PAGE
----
Courtesy Reuters

Black Africa and the Arabs

Black Africa and the Arab world have been linked by a fluctuating pattern of economic and cultural connections for at least 12 centuries. In the secular field the Arabs have up to this time played two major roles in black Africa: first as accomplices in African enslavement, and then in the twentieth century as allies in African liberation. In the past several years they have built this alliance into a comprehensive political partnership, aimed at maintaining a solid front, particularly with regard to the Middle East and Southern Africa. The critical question for the future is whether the Arabs will also become partners in African development.

The relationship between Arabs and black Africans has always been largely asymmetrical-with the Middle East usually the giver, and black Africa usually the receiver. Throughout the history of their involvement in black Africa the Arabs have been both conquerors and liberators, both traders in slaves and purveyors of new ideas. Trade and Islam have been companions throughout, with the crescent following the commercial caravan, the muezzin calling believers to prayer from the marketplace.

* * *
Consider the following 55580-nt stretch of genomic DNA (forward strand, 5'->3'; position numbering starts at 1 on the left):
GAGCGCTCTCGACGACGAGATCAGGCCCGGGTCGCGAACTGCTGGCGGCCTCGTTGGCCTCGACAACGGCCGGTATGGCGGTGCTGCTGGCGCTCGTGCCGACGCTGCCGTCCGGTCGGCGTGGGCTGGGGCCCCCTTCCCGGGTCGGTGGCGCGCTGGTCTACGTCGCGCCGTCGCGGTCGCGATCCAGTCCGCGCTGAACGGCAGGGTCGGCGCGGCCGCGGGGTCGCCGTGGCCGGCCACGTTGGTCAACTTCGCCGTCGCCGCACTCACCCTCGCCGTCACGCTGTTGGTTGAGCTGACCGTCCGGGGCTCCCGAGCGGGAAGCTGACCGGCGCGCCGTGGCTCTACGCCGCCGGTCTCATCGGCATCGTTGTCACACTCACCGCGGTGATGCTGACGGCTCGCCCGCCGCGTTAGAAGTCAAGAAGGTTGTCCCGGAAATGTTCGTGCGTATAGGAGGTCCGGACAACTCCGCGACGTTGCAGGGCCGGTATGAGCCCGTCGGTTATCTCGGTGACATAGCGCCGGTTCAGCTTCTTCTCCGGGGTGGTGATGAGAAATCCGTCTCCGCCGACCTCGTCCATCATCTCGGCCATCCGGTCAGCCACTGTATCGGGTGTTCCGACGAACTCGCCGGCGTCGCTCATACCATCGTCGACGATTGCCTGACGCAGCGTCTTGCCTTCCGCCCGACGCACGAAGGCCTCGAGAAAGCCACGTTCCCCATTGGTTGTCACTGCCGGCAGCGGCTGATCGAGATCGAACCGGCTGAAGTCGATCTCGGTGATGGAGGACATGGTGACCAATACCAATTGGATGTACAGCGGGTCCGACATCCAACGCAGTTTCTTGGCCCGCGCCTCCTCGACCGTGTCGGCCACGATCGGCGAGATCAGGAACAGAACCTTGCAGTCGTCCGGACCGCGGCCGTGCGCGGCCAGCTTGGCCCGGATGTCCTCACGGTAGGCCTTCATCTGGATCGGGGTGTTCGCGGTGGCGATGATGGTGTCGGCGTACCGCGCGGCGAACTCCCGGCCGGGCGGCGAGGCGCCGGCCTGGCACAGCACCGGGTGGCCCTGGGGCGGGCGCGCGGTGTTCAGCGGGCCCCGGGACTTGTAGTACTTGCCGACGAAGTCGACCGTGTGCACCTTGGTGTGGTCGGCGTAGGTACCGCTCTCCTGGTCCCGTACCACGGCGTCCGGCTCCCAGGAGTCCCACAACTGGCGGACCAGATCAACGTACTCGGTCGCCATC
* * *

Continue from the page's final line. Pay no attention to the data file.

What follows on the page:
The Arab slave trade was a significant part of this commerce from the ninth through the nineteenth centuries. While the transatlantic slave trade on the West coast of Africa was certainly larger and more important, the activities of Arab slavers on the Eastern seaboard lasted a few decades longer-until they were officially outlawed in the late 1800s. Thus Islam may have been somewhat compromised in East Africa by the nature of its purveyors (who, in addition to slaving, also created Arab city-states along the East coast). European colonization did, at any rate, arrest the spread of the religion in East Africa more effectively than in the West. In the East African countries of Kenya, Uganda and Malawi, Islamization came to an almost abrupt halt in the face of the Euro-Christian challenge.1 In West Africa, on the other hand, Islam has continued to expand in spite of the impressive countervailing efforts of Christian missionaries

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